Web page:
At what stage are today’s channel firms with emerging technology? Half report being in a production stage, meaning that one, some or all these technologies are an active part of their portfolios today and are being sold to customers. This percentage creeps higher the larger the channel firm is in size, which makes sense from a resource, skills staffing standpoint. Also, understandably, respondents in technical positions at their firms are more likely to report being in the production stage with emerging technologies compared with staff on the business side of the house. Fifty-seven percent of technical workers said they are working with at least some emerging tech as part the portfolio vs. 43 percent of business workers (sales, marketing, etc.).

All this being said, a caveat is in order. The reality is that many of these emerging technologies are very nascent in terms of practical products on the market and widespread adoption among customers. The channel’s experience with these technologies is likewise new. It is quite likely that the 51 percent of respondents that said they are in production mode with emerging techs could be talking about a single customer engagement or experience. It’s unlikely that they are garnering significant revenue from these technologies. As the data reveals, most channel firms continue to reap the bulk of their sales from existing business models, products and services.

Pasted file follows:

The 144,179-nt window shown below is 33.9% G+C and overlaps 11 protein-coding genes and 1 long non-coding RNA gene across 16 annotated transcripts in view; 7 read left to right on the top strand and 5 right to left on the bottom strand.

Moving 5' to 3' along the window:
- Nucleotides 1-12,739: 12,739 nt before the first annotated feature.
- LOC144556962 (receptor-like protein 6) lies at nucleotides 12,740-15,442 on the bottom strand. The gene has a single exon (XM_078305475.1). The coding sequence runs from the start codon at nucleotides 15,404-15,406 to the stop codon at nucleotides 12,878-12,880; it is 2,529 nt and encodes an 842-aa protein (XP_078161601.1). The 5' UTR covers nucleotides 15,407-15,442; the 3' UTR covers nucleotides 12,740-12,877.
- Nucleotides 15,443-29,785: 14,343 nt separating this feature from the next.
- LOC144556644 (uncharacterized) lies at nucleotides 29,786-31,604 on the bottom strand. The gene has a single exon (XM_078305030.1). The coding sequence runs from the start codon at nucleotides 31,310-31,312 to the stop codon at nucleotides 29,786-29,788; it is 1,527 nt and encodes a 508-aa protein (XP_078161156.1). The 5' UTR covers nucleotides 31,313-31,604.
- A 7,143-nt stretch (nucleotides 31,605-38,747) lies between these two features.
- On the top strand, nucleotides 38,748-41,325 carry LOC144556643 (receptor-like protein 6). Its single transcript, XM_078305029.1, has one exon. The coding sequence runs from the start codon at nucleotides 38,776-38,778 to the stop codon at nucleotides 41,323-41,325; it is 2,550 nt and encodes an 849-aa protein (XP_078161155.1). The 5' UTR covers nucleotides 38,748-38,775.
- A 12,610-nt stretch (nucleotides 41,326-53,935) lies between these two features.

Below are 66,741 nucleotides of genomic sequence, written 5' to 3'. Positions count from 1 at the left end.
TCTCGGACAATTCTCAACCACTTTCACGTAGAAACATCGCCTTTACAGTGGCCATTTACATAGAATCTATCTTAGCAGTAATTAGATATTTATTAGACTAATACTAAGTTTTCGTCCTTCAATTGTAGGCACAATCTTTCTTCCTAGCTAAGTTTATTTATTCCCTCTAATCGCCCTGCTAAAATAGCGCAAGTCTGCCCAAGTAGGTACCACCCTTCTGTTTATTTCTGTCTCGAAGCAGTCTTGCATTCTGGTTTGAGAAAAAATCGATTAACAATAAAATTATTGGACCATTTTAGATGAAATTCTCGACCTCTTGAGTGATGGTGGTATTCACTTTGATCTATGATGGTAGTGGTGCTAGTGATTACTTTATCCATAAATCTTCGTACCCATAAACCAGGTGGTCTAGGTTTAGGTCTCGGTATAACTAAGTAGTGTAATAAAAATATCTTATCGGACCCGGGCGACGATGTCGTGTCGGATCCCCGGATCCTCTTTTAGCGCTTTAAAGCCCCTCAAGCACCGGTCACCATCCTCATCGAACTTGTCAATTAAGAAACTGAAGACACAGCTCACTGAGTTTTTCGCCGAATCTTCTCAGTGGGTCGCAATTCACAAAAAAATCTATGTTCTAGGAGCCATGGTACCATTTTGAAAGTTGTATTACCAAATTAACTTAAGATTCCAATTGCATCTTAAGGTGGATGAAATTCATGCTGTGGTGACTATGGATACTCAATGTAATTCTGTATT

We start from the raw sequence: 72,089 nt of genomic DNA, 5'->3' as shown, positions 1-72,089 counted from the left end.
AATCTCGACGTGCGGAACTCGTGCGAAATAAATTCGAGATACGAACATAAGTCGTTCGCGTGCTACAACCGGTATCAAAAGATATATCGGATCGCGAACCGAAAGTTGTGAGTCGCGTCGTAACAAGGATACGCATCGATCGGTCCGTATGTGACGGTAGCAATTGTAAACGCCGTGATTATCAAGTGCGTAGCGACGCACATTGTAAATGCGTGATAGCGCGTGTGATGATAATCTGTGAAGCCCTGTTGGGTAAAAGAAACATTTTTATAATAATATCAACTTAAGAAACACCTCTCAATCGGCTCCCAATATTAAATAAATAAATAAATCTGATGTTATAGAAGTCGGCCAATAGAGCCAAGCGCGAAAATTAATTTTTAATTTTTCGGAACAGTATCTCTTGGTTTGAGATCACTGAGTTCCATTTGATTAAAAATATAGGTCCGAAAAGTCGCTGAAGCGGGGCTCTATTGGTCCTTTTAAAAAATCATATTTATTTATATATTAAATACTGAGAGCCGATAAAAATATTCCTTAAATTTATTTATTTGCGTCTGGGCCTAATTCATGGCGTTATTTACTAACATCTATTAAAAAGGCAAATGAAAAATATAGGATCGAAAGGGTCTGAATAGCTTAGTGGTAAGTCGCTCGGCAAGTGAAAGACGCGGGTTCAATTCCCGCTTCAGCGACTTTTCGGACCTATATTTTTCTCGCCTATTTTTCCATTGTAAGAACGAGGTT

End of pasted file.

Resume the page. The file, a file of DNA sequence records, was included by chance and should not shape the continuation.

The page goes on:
Looking ahead, however, the opportunity behind these technologies is promising. And channel firms are doing much legwork to get up to speed on the details, including taking steps to hire the right talent to deliver on their initiatives in this space. Consider that half of all respondents expect most of their revenue in the next two years to come from net-new business. It stands to reason that much of that new business could be predicated on emerging tech solutions.

Major Factors Behind Decision To Offer Emerging Techs

  1. customer demand (72 percent of respondents)
  2. better revenue opportunity than current portfolio (59 percent)
  3. competitive differentiator (52 percent)
  4. to avoid obsolescence (44 percent)
  5. vendors are pushing us in this direction (32 percent)

While the data make clear that the channel views emerging tech mostly favorably, it’s still unclear how knowledgeable are they about individual types of technology, whether they are working with them currently or plan to in the future.